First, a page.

The Intel Atom-based Celeron-powered Transformer Book comes with the same 11.6-inch screen as the IdeaPad 100S, but adds a touchscreen and a 360-degree swiveling screen in an 11.69 x 7.92 x 0.72-in (297.00 x 201.30 x 18.45 mm) form factor. The convertible design surprisingly doesn't add much weight, and the Transformer Book weighs just a little more than the IdeaPad, coming in at 2.58 pounds (1.17 kg).
Opening up the lid reveals the 11.6-inch screen. Our review unit comes with a matte display. The 1,366 x 768-pixel screen resolution is the same as Apple's MacBook Air, and neither notebooks come with touch support.
This resolution is fairly standard for the netbook category, which is shared by the Transformer Book, Acer Aspire One Cloudbook and HP Stream x360. The Aspire Switch 10 E and comes with a 1,200 x 800 resolution screen on a 10.1-inch display, while the Toshiba Click 10 has a higher resolution 1,920 X 1,200-pixel screen.
Text and graphics appear slightly pixelated on the IdeaPad 100S's screen. Using the default display settings, I didn't find text or images to be too small.
Lenovo opted to use a TN, or Twisted Nematic, panel rather than IPS. Response time on screen for watching video is good, but you likely won't want to do any serious gaming on this machine given the limitations of the Atom-class processor and integrated graphics. The downside of the TN panel, compared to more expensive IPS displays, is that viewing angles are limited.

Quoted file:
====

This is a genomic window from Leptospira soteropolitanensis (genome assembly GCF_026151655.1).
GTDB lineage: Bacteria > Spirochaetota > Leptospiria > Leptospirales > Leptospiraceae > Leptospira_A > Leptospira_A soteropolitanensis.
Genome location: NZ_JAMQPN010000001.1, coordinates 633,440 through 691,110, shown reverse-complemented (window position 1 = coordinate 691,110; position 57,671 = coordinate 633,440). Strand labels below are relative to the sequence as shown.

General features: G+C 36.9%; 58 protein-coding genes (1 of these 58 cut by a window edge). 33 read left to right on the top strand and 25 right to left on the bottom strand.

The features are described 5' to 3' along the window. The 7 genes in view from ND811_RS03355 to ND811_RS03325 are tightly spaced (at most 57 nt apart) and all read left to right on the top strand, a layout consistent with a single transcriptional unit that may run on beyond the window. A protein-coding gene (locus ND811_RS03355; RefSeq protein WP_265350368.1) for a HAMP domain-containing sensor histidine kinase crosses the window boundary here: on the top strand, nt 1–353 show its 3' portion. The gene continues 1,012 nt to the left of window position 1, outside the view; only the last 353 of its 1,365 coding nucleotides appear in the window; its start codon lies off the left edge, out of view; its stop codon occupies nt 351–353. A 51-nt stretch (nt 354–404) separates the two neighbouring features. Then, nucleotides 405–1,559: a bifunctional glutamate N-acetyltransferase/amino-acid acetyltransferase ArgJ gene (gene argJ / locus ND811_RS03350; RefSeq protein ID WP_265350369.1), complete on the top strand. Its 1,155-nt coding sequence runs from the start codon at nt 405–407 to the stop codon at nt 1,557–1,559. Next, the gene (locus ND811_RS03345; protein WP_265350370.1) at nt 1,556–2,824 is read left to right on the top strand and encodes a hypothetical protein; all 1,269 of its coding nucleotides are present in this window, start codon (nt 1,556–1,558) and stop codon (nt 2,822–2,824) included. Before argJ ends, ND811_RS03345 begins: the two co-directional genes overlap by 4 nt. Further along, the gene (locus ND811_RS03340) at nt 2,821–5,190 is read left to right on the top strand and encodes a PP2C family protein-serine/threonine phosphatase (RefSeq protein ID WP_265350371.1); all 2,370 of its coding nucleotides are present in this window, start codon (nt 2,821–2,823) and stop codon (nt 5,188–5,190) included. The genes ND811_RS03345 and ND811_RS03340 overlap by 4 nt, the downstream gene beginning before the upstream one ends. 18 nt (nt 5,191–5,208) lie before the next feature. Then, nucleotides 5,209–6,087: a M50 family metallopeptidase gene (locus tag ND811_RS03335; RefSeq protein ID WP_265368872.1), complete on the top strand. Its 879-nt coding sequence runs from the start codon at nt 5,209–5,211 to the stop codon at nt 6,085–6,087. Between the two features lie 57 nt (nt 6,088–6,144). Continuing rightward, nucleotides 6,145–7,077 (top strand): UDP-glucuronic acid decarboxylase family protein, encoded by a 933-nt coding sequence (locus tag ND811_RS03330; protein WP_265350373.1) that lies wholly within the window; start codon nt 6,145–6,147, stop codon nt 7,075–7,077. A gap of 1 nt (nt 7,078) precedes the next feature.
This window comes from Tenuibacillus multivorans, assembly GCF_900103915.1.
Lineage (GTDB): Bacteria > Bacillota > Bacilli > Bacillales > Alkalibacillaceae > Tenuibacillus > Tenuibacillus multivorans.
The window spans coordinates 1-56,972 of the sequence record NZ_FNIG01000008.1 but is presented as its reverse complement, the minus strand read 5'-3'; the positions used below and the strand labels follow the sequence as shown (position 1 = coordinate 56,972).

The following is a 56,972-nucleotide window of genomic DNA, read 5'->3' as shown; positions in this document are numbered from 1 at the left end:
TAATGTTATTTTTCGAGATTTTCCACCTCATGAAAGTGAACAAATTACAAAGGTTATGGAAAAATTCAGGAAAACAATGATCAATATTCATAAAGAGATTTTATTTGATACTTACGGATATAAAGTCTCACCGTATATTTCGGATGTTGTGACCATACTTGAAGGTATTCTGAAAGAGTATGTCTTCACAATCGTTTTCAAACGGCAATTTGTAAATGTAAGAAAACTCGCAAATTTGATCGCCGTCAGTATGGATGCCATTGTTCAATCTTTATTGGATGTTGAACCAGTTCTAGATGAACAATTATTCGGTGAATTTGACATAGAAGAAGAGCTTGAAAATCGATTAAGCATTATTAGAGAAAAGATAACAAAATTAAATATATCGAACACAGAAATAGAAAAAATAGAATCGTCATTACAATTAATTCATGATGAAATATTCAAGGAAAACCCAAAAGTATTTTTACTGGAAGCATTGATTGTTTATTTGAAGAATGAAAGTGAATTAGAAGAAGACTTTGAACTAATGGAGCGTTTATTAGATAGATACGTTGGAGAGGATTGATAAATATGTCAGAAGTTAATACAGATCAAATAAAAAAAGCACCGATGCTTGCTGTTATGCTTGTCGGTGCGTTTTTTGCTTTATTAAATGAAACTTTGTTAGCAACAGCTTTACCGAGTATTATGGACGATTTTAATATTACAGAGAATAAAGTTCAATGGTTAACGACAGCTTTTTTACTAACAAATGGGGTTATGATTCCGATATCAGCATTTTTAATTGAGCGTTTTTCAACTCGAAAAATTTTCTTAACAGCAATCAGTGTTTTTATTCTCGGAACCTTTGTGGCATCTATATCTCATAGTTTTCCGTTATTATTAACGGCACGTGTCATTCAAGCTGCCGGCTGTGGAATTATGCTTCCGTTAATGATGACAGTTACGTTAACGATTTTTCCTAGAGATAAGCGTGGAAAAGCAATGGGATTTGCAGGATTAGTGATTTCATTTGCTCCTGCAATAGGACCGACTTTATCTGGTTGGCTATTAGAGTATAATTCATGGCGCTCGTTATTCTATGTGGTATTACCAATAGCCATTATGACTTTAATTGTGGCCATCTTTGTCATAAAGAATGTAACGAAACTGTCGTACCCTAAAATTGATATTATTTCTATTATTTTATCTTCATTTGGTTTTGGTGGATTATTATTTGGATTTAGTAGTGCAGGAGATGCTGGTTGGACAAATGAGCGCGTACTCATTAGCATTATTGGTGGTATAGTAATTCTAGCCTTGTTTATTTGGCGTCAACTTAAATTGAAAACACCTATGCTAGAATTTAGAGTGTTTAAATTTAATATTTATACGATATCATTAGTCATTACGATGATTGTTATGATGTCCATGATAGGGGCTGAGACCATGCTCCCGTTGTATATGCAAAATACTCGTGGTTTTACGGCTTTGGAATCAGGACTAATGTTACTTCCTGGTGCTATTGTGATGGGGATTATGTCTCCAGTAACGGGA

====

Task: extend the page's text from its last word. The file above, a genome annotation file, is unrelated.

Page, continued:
The limited viewing angles are rather unfortunate because they hinder the usefulness of the 180-degree lay-flat hinge design. If the screen came with wider viewing angles, Lenovo could have marketed the IdeaPad 100S as an inexpensive mobile collaboration devices for students and business users.
Even though the IdeaPad 100S may appeal to students or mobile professionals looking for an inexpensive second device for travel, the screen's brightness rating may limit the device for indoor use. Rated at around 200 nits, the screen brightness is lower than the 300 nits found on some premium laptops.
I didn't find any problems with the screen brightness when using the IdeaPad 100S indoors under ambient lighting, and the matte screen does a good job of reducing glare and reflections. However, outdoors under direct sunlight, the screen quickly washed out. I had better luck with screen readability outside under shade with the screen brightness cranked up.
Like the construction of the netbook, the keyboard on the IdeaPad 100S is solid. As is typical with Lenovo keyboard designs, the keys have a "U" or smile-shape design. Key size is slightly smaller than a full-sized keyboard on a larger ThinkPad system, and unlike the key caps on a ThinkPad keyboard, the keys on the IdeaPad are flat with a slight texture.
I was surprised to find that for an inexpensive laptop, the keys have a decent amount of travel when pressed. Key travel doesn't go in as deep as a full-sized laptop keyboard, but the keyboard still offered a pleasant and accurate typing experience for touch typists, which is important if you use this netbook in dimly lit environments (the IdeaPad 100S does not come with any keyboard backlighting).
A small touchpad with two clickable buttons are found just below the keyboard. The touchpad is accurate, but gestures aren't supported. You can't use two fingers to scroll nor can you call up Cortana using a three-finger tap on the touchpad.